[NodeJS] Command line tool


With NodeJS, it's fairly simple to create a command-line tool. First, you need to add bin field into package.json file.

# File: package.json
"bin": {
    "command1": "path/to/command1/implementation",
    "command2": "path/to/command2/implementation",
    "command3": "path/to/command3/implementation"

You can have as many commands as you want. I like to store all the executable files in bin/ directory. Let say I want to create a command named node-greet to simply print out a greeting message. Here's the bin field of my package.json

"bin": {
    "node-greet": "bin/greeting.js"

Note that the command name and the name of js file can be totally different. Now, let's create the bin/greeting.js file to implement an overly simplified greeting function.

#!/usr/bin/env node
console.log('Hello,', process.argv[2], '!');

That's it! The only difference between this file and a normal js file is the shebang in the very first line. Now you can install this package globally and use the command anywhere in the terminal.

$ node-greet Khanh
Hello, Khanh!

or you can install it as a dependency or devDependency in other package and use the command in the scripts field.

"scripts": {
    "say-hi": "node-greet name"

However, things get a bit more complicated when you want to support new features of ES6, which requires --harmony.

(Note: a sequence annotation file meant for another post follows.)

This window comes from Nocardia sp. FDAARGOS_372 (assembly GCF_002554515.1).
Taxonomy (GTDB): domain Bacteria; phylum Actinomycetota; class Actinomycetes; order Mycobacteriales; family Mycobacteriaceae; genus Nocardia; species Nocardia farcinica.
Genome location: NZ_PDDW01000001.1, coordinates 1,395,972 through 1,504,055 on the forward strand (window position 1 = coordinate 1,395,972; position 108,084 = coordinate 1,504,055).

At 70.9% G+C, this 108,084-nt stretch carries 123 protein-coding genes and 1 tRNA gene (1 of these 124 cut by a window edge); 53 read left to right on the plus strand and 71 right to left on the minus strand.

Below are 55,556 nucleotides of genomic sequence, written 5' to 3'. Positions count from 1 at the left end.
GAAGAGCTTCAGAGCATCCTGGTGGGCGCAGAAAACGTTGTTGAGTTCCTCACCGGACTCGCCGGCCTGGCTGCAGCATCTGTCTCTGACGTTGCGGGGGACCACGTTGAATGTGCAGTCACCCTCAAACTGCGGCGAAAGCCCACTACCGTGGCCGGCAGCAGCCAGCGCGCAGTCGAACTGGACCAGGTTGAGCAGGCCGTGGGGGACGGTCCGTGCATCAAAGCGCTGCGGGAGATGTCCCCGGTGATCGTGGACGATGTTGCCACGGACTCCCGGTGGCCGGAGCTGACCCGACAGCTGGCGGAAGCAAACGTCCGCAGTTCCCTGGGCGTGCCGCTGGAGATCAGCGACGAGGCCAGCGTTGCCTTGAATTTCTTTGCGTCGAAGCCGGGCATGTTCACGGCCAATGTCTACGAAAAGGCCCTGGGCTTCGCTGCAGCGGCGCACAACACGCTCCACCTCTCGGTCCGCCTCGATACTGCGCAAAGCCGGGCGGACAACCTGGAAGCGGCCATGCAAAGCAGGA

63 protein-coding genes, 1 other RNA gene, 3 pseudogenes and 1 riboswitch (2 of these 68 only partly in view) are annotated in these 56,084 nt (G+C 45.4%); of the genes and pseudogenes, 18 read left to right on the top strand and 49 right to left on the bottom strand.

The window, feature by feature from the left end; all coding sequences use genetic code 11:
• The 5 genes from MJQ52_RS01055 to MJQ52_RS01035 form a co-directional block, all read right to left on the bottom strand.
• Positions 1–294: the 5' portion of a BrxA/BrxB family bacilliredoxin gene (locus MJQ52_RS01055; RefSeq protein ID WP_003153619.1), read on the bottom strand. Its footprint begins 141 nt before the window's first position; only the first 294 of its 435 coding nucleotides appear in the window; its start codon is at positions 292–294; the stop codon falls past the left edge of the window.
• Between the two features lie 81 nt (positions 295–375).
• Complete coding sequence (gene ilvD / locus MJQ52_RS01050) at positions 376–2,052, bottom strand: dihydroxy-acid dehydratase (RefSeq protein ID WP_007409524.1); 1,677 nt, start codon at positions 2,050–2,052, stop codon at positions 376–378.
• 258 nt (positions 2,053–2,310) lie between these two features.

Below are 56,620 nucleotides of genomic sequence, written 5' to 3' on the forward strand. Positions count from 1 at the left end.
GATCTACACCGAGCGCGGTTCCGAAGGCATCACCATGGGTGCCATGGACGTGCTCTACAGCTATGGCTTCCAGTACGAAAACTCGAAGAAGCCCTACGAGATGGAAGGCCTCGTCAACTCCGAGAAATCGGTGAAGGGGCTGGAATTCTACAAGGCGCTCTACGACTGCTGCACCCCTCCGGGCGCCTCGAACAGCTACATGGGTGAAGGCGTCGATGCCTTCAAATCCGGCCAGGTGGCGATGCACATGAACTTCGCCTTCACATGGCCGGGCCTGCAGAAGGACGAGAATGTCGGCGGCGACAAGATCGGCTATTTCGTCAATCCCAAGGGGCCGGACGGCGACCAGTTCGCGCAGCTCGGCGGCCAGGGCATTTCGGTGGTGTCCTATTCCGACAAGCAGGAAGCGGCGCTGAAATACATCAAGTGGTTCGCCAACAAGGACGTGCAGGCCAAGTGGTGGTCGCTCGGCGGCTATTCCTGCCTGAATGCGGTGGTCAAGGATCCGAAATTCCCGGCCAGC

Things get complicated when you need --harmony because shebang's arguments are interpreted differently in different operating systems. In Mac OS, you can just add --harmony to the end of the shebang above and it will work just fine. However, the same thing does not work on Linux. Fortunately, I found a solution by Olov Lassus on github. He wrote a shell script wrapper to execute js script with --harmony option and other input arguments. You can find the solution here. I simply copy it here, break it in several lines and add some comments to make it easier to read and understand.

In the bin/ directory, add a file named node-greet (no extension) and fill it with the following content.

rdlkf() { 
  # if command is symlink
  [ -L "$1" ] && \
  ( \
    # resolve the link
    local lk="$(readlink "$1")"; \
    # get directory name
    local d="$(dirname "$1")"; \
    # go to the directory
    cd "$d"; \
    # recursively call rdlkf on the path
    local l="$(rdlkf "$lk")"; \
    # if l is absolute path
    ([[ "$l" = /* ]] && \
    # then return l
    echo "$l" || \
    # otherwise, return d/l
    echo "$d/$l") \
  ) || \
  # otherwise, return the command
  echo "$1";
# run rdlkf on the script and get the directory name
DIR="$(dirname "$(rdlkf "$0")")"
# execute the js file
/usr/bin/env node --harmony "$DIR/greeting.js" "$@"

Now, if you run bin/node-greet, greeting.js will be executed with harmony option.

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